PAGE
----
Council on Tall Buildings and Urban Habitat
 CTBUH Visits ACME Plant Site,
 Furthering Recycling Knowledge

July 10, 2013

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CHICAGO - The Life Cycle Assessment of Tall Building Structural Systems research team funded by ArcelorMittal, gained significant understanding of the steel recycling process after a meeting at the ACME Refining Plant in Elgin, IL. Here, the CTBUH research team met PJ Plumeri, Facility Supervisor of the plant. Acme’s eight-acre Elgin facility purchases ferrous and non-ferrous scrap metal and ships it by truck and rail for processing at other sites. The purpose of this site visit was to acquire greater knowledge of the steel recycling process, building off of information gained in the previous meeting at the ACME office in Chicago.
Plumeri gave a brief overview of the function of each station of the plant. The torching area has a function that was not previously familiar to the CTBUH research team. Here, steel that could not be sheared to the required 5-by-2-foot (1.5 x 0.60 meter) is melted down. Plumeri explained that about 50 percent of the steel brought into the plant would most likely be torched, while the other 50 percent can be sheared.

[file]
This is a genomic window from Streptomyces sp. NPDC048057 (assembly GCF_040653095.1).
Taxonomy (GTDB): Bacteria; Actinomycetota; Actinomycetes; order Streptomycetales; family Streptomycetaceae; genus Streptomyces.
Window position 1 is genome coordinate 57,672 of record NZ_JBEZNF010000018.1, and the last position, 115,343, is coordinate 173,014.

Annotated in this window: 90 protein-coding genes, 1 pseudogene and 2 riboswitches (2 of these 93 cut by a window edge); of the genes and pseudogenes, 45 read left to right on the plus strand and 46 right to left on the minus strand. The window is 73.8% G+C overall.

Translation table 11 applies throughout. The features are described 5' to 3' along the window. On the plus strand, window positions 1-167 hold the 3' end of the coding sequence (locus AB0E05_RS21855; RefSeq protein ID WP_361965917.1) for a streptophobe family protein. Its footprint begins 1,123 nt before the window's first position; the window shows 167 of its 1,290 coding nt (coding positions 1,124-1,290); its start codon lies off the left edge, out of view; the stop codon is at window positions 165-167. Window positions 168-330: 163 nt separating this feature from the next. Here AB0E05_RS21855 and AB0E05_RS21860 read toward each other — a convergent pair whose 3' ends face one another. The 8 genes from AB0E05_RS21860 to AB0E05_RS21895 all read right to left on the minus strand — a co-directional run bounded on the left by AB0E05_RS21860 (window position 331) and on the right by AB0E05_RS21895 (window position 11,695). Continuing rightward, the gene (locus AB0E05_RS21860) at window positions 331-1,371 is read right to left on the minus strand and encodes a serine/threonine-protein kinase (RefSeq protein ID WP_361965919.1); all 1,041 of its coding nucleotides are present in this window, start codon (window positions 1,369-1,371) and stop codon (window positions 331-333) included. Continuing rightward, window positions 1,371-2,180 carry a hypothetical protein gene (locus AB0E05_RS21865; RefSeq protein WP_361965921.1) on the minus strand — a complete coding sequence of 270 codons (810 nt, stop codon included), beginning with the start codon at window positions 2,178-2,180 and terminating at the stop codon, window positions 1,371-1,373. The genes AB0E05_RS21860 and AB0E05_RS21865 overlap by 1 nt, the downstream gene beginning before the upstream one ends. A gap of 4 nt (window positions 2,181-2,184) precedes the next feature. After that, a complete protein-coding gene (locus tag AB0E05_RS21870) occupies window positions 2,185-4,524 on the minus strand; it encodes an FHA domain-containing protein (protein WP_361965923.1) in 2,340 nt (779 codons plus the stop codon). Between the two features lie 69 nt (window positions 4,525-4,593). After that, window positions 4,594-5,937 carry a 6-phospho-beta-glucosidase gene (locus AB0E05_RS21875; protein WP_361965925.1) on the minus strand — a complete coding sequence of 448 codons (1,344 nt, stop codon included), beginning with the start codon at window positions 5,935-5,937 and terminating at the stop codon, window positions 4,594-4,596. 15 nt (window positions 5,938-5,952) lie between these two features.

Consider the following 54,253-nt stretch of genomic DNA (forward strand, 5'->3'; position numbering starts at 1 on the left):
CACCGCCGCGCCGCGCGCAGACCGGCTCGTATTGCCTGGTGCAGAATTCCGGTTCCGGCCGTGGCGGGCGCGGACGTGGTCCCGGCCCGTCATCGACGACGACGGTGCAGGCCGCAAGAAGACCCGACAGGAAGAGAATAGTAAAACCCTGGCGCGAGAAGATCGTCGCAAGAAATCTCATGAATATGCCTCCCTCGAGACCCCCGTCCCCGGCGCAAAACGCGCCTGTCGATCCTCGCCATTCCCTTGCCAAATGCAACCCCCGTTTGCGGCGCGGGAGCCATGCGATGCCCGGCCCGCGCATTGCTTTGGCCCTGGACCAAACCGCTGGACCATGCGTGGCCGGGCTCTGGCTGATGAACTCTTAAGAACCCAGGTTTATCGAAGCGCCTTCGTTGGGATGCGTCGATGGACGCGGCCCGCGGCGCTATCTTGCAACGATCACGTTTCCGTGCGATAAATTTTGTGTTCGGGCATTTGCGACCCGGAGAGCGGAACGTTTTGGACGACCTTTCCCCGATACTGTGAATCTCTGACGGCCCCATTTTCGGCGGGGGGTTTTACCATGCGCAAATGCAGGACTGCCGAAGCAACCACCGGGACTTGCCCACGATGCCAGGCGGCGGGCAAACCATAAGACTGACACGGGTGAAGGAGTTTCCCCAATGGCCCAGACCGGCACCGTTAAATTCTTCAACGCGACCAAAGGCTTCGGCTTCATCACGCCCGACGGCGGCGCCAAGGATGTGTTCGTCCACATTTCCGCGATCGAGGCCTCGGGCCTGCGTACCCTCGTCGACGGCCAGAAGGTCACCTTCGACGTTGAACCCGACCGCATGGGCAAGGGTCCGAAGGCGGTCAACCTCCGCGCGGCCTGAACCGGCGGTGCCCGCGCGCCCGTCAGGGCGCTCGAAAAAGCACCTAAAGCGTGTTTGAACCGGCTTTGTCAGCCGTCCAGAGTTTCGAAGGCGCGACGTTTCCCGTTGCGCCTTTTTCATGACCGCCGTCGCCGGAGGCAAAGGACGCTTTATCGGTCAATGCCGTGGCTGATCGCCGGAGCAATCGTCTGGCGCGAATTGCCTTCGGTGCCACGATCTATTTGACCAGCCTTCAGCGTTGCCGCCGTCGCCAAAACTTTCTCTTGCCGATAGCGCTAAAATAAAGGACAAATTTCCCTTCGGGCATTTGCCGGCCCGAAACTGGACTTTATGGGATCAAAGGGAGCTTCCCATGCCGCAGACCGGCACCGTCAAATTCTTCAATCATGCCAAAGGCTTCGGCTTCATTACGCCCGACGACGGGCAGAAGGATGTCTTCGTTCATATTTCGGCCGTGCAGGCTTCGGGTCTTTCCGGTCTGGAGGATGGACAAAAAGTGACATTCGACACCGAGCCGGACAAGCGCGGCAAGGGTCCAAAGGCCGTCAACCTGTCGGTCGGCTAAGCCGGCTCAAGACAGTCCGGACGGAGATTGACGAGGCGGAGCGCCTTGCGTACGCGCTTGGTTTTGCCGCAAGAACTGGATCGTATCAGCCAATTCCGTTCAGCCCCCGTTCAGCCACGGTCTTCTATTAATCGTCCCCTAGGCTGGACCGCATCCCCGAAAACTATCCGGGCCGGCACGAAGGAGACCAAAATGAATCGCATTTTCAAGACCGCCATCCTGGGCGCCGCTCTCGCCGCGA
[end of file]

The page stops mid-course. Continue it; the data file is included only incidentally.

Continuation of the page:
Grapple picking up scrap steel
This particular plant had an allotment of diesel-powered machines, including two grapples, two magnets, one shearer, one loader, and one Bobcat. Plumeri estimated that the shearer uses approximately 30-35 gallons (113 to 133 liters) of diesel fuel a day. As significant as energy usage might be at Elgin, the Joliet plant has even more machinery: two to three shearers, seven grapples, and six to seven magnets. Each plant can accurately determine the demand for recycled product based on the pre-set requirement for steel from ACME’s mill customers.
The CTBUH visits ACME. Left to right: Meysam Tabibzadeh, Afshin Zahraee, Dr. Dario Trabucco, PJ Plumeri, Dr. Payam Bahrami
The ACME site visit resulted in revelations that will facilitate a more thorough LCA of tall buildings.
Panoramic Photo of ACME Plant